Oh, if only it was as simple as writing down your presentation, popping a few pills and cracking a few jokes. Still, you can’t go out on the presentation stage without a few great tactics in your pocket to help you cope and actually enjoy public speaking.
7 Tactics Not to Feel Sick When Presenting
When you have no other choice, you may be forced to get up there and present your speech to a group of people you may know (who know you) or not. Being prepared is the only way to go in there with confidence.
Here are a few great tactics to help you regain your confidence and manage to not throw up while presenting.
Before the Presentation
Being prepared is a great way to minimize the risk you will not be ready, which can already do wonders to boost your confidence. Here are a few tactics to help you prepare:
1. Write Your Speech
When you know your speech by heart, you will be more correctly prepared for a public speaking engagement. If you try to simply spew out what you’re thinking of, you will have a disaster of a speaking engagement.
Writing your speech out in full will give you something to focus on, instead of worrying about what everyone in the audience is thinking. Use keyword cards or underline important issues that you need to address in the speech.
2. Turn Your Audience into Fans
Much of your fear is based on your own expectation that others are against you. This isn’t always the case. The garbage man who comes every morning is happy to listen to you talk.
So if one of your audience members is looking unappreciative or causes problems, you can picture your audience naked or try to focus on that one person who seems to be listening intently.
With a change in your perspective, you can turn anyone into a good audience member who can appreciate your speech.
Look for enemies in the audience and you will find them; look for friends in the audience and you will find those in abundance.
3. Internalize Your Truth
Let’s face it; most people are equally scared of speaking in public. You are not facing a hungry herd of jackals that are waiting to make fun of you.
Instead, you are speaking to people who are genuinely interested in your life. They want you to succeed because they can also then succeed here.
During the Presentation
When you’re up there, ready to open your mouth, you really don’t want to strike a blank. Here are some great tips for dealing with a larger room and an unforgiving audience.
4. Initiate Contact
Let’s face it, when you’re terrified of speaking in public, you won’t want to look at the people in the audience, but you should. It may surprise you to find compassion in a stranger’s face or understanding in another’s.
You can initiate contact in a few ways, such as bringing flowers, smiling, and being warm and inviting. Greet your audience, and remember to breathe while you present.
There’s no train to catch, so take your time, focus on breathing regularly, and use this to calm your heart rate down.
5. Answer Questions Carefully
Your audience may have questions for you. Be sure to give them a chance to really interact with you.
Make friends out of your audience, letting them take an interest in what you have to say.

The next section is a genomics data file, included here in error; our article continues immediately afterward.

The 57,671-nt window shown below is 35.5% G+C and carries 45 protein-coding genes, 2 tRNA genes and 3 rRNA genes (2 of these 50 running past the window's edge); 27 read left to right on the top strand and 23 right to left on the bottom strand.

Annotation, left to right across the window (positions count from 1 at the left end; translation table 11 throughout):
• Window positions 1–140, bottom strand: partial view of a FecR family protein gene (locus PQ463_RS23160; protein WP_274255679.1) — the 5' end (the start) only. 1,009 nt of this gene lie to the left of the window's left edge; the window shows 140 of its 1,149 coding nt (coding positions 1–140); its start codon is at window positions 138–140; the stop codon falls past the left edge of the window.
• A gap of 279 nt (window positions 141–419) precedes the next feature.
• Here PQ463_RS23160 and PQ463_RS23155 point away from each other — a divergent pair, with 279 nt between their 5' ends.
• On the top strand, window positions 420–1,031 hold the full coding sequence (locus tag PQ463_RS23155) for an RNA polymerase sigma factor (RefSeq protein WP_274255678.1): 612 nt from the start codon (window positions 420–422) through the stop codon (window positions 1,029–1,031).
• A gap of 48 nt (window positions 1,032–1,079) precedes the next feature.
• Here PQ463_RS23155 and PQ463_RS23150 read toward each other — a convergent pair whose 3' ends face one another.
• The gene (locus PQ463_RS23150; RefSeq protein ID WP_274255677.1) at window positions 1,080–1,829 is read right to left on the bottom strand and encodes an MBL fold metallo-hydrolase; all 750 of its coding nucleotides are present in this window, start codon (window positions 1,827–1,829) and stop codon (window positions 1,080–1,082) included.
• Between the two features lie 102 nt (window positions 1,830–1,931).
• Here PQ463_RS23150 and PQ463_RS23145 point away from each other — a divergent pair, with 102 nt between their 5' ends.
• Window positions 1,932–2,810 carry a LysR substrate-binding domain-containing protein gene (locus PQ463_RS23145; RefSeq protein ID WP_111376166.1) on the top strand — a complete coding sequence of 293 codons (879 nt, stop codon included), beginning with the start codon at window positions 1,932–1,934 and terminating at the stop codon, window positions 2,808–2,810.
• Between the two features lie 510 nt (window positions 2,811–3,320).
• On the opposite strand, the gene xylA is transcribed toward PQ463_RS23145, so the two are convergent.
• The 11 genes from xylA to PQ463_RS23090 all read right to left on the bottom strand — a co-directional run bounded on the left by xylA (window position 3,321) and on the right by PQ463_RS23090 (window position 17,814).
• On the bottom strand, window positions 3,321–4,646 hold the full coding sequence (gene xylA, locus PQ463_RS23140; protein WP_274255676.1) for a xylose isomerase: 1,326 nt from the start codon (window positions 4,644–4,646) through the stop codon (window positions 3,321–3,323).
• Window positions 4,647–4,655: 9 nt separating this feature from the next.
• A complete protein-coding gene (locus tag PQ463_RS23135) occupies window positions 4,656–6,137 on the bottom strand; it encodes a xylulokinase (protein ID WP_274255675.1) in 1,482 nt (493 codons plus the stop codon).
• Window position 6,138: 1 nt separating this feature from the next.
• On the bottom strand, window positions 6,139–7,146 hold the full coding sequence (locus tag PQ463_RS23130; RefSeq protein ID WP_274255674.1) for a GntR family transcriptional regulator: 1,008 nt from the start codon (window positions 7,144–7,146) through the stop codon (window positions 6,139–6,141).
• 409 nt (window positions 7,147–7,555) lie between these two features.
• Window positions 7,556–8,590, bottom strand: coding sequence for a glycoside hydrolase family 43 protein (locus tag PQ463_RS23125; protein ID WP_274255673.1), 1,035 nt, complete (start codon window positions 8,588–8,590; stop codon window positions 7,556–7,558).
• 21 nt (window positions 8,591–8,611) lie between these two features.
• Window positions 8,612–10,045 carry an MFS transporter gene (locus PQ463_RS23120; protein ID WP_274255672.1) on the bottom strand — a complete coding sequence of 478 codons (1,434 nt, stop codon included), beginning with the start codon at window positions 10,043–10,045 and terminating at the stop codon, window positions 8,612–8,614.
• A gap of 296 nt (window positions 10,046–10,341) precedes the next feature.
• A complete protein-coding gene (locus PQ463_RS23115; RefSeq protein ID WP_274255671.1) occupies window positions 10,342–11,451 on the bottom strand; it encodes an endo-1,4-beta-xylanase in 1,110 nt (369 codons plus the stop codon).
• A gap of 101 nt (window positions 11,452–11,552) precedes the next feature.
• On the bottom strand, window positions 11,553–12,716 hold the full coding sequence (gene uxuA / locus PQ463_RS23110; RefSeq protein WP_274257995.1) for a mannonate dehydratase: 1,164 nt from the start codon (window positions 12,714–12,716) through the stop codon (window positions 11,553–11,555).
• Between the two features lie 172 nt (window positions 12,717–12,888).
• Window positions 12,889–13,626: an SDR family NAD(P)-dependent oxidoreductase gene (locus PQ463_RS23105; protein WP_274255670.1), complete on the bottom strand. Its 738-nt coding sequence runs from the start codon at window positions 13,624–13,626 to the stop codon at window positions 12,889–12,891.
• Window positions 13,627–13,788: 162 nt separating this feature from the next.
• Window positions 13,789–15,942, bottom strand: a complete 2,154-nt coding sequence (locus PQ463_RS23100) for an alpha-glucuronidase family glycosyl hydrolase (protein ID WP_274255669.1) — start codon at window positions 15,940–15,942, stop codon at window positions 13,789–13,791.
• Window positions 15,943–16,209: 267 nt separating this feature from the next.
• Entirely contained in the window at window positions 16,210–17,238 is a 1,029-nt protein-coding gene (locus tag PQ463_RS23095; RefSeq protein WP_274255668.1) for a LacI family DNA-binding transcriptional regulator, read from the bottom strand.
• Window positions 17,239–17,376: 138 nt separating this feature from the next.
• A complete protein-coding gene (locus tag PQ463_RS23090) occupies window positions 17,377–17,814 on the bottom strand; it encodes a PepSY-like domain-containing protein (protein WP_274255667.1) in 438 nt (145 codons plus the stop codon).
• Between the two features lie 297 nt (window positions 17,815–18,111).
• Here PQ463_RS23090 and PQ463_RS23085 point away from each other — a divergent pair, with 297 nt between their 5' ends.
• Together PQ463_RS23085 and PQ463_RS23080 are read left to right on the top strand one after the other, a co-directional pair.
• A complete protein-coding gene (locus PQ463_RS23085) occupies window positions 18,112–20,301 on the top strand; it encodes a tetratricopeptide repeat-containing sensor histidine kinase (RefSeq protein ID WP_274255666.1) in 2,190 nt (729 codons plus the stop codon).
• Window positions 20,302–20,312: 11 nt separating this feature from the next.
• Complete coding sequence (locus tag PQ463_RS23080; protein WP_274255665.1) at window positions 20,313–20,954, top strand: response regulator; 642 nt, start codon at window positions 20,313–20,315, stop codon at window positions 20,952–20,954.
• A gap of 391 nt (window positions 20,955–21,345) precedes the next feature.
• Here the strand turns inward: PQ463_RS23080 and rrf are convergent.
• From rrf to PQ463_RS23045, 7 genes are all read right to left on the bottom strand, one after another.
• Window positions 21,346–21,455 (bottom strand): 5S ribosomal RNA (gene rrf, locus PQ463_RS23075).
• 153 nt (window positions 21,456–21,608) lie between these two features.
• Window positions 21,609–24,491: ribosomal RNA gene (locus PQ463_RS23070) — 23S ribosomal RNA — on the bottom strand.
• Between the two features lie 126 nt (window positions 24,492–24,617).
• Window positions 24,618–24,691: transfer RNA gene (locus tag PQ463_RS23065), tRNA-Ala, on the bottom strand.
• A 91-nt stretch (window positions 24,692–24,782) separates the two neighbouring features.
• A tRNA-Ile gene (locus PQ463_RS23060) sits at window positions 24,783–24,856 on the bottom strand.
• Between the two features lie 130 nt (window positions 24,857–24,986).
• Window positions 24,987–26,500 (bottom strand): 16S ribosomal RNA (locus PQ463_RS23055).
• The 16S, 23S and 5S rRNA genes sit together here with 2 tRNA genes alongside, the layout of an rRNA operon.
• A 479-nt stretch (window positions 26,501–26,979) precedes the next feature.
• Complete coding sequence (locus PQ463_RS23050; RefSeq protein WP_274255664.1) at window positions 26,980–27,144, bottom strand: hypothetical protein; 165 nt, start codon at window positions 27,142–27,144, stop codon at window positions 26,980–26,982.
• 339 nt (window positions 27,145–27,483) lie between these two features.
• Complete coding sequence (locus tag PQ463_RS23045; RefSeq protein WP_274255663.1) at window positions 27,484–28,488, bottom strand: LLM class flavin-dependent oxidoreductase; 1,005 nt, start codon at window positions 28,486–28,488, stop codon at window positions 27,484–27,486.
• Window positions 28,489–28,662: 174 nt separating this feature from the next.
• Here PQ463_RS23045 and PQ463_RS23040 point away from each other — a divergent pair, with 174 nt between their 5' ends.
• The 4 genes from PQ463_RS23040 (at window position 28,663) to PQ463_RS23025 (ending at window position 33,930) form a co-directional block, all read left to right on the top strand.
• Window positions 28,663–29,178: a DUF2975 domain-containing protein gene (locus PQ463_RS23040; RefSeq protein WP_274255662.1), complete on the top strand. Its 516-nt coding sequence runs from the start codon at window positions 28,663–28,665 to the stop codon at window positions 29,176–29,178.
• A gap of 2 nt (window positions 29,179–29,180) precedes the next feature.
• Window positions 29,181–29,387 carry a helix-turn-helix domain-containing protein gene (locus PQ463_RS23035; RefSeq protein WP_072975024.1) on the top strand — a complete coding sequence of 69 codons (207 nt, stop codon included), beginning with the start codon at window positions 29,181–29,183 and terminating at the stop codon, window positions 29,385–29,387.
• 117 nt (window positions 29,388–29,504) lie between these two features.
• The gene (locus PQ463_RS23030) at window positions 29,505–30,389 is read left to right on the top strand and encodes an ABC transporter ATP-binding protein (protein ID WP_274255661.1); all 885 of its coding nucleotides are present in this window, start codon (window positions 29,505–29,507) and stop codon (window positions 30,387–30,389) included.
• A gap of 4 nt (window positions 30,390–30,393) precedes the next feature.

After the Presentation
Following the presentation, you should take care of yourself. You’ve just overcome a terrifying day and event, so follow these tips to set you up for success when you need to present (and not throw up) again.
When you’ve had a moment to calm down, you may need to reflect on what you learned and how much you’ve grown as a person.
Celebrate each victory, each speech, and each presentation. You’ve earned success, and each success should remind you that you can step out there and speak in public. As your self-confidence grows, so will your belief in yourself (and the belief that you can do it).
7. Visualize a Successful Presentation
If you are preparing for your next presentation, be sure to visualize what that will look like. Don’t be overly caught up in fantasy.
Rather see yourself realistically speaking to the audience, feel the warmth of their support, and focus on the feeling of satisfaction that comes from sharing your ideas and knowledge in your presentation.
Hold onto the sensation of feeling content, and be sure to let that same feeling emerge when you are doing your next presentation. The contentment will settle over you like a warm blanket that can bolster your courage for your next presentation.
Final Thoughts on How Not to Throw Up During a Presentation
As you end your speech with a polite pause and a stealthily retreat from the stage, remember this: you're learning each time and getting better at speaking in public.
If you’re starting to feel overwhelmed or anxious during the speech, take a moment to breathe, pause and refocus. You can speak in public and present like a pro!
You don’t have to throw up when you feel afraid. Simply, find a strategy that works for you. Whether you imagine everyone in the audience are poodles, or view the silence as a vast sea of calm washing over you, it is possible to deliver a winning presentation and actually enjoy it.
If you want to learn more about dealing with day-to-day anxiety, you can read up on living with less stress. You are not alone and this fear can soon be a distant memory.